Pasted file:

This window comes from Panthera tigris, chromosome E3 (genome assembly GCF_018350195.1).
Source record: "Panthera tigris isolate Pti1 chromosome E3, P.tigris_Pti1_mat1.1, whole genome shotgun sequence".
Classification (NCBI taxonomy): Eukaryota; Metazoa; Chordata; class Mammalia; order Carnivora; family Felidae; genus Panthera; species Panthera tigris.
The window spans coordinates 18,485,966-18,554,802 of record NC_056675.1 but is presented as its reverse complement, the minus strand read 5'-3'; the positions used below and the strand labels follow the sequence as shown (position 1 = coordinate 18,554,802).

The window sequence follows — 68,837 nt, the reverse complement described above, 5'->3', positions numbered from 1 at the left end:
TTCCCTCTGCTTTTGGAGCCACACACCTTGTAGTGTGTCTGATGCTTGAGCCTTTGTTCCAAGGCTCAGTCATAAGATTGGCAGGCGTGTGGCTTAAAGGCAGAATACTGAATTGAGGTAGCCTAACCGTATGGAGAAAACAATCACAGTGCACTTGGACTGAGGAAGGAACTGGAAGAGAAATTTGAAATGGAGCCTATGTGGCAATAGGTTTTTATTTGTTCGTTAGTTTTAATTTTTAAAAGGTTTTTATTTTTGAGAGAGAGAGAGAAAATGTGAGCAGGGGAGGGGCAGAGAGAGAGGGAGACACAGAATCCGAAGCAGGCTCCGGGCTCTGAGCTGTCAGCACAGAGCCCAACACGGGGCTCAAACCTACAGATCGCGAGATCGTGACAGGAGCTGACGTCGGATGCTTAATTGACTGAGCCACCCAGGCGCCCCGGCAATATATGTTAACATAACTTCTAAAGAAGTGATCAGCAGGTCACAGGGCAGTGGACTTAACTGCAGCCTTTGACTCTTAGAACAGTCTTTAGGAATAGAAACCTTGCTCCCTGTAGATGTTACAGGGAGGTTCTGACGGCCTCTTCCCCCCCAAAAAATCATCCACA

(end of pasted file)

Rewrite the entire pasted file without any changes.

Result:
This window comes from Panthera tigris, chromosome E3 (genome assembly GCF_018350195.1).
Source record: "Panthera tigris isolate Pti1 chromosome E3, P.tigris_Pti1_mat1.1, whole genome shotgun sequence".
Classification (NCBI taxonomy): Eukaryota; Metazoa; Chordata; class Mammalia; order Carnivora; family Felidae; genus Panthera; species Panthera tigris.
The window spans coordinates 18,485,966-18,554,802 of record NC_056675.1 but is presented as its reverse complement, the minus strand read 5'-3'; the positions used below and the strand labels follow the sequence as shown (position 1 = coordinate 18,554,802).

The window sequence follows — 68,837 nt, the reverse complement described above, 5'->3', positions numbered from 1 at the left end:
TTCCCTCTGCTTTTGGAGCCACACACCTTGTAGTGTGTCTGATGCTTGAGCCTTTGTTCCAAGGCTCAGTCATAAGATTGGCAGGCGTGTGGCTTAAAGGCAGAATACTGAATTGAGGTAGCCTAACCGTATGGAGAAAACAATCACAGTGCACTTGGACTGAGGAAGGAACTGGAAGAGAAATTTGAAATGGAGCCTATGTGGCAATAGGTTTTTATTTGTTCGTTAGTTTTAATTTTTAAAAGGTTTTTATTTTTGAGAGAGAGAGAGAAAATGTGAGCAGGGGAGGGGCAGAGAGAGAGGGAGACACAGAATCCGAAGCAGGCTCCGGGCTCTGAGCTGTCAGCACAGAGCCCAACACGGGGCTCAAACCTACAGATCGCGAGATCGTGACAGGAGCTGACGTCGGATGCTTAATTGACTGAGCCACCCAGGCGCCCCGGCAATATATGTTAACATAACTTCTAAAGAAGTGATCAGCAGGTCACAGGGCAGTGGACTTAACTGCAGCCTTTGACTCTTAGAACAGTCTTTAGGAATAGAAACCTTGCTCCCTGTAGATGTTACAGGGAGGTTCTGACGGCCTCTTCCCCCCCAAAAAATCATCCACA